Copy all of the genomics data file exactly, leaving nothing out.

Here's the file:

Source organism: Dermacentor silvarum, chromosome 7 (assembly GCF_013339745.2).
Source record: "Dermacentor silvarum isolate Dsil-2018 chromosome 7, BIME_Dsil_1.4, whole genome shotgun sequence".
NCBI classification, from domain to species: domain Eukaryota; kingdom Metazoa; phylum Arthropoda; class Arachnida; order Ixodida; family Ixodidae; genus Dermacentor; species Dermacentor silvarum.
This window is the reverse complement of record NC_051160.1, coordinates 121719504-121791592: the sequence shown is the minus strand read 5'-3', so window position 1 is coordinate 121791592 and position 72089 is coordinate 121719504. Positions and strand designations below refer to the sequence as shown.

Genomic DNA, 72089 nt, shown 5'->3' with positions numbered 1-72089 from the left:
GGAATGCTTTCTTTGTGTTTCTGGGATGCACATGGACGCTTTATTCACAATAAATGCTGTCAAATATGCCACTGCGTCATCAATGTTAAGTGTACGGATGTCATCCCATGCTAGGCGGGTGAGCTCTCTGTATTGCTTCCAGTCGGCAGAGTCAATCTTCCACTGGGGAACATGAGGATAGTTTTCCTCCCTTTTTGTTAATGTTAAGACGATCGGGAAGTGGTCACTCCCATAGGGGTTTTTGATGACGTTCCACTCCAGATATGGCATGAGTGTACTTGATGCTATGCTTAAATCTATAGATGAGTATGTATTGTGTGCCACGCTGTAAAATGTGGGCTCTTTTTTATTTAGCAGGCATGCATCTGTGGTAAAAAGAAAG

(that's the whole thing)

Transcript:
Source organism: Dermacentor silvarum, chromosome 7 (assembly GCF_013339745.2).
Source record: "Dermacentor silvarum isolate Dsil-2018 chromosome 7, BIME_Dsil_1.4, whole genome shotgun sequence".
NCBI classification, from domain to species: domain Eukaryota; kingdom Metazoa; phylum Arthropoda; class Arachnida; order Ixodida; family Ixodidae; genus Dermacentor; species Dermacentor silvarum.
This window is the reverse complement of record NC_051160.1, coordinates 121719504-121791592: the sequence shown is the minus strand read 5'-3', so window position 1 is coordinate 121791592 and position 72089 is coordinate 121719504. Positions and strand designations below refer to the sequence as shown.

Genomic DNA, 72089 nt, shown 5'->3' with positions numbered 1-72089 from the left:
GGAATGCTTTCTTTGTGTTTCTGGGATGCACATGGACGCTTTATTCACAATAAATGCTGTCAAATATGCCACTGCGTCATCAATGTTAAGTGTACGGATGTCATCCCATGCTAGGCGGGTGAGCTCTCTGTATTGCTTCCAGTCGGCAGAGTCAATCTTCCACTGGGGAACATGAGGATAGTTTTCCTCCCTTTTTGTTAATGTTAAGACGATCGGGAAGTGGTCACTCCCATAGGGGTTTTTGATGACGTTCCACTCCAGATATGGCATGAGTGTACTTGATGCTATGCTTAAATCTATAGATGAGTATGTATTGTGTGCCACGCTGTAAAATGTGGGCTCTTTTTTATTTAGCAGGCATGCATCTGTGGTAAAAAGAAAG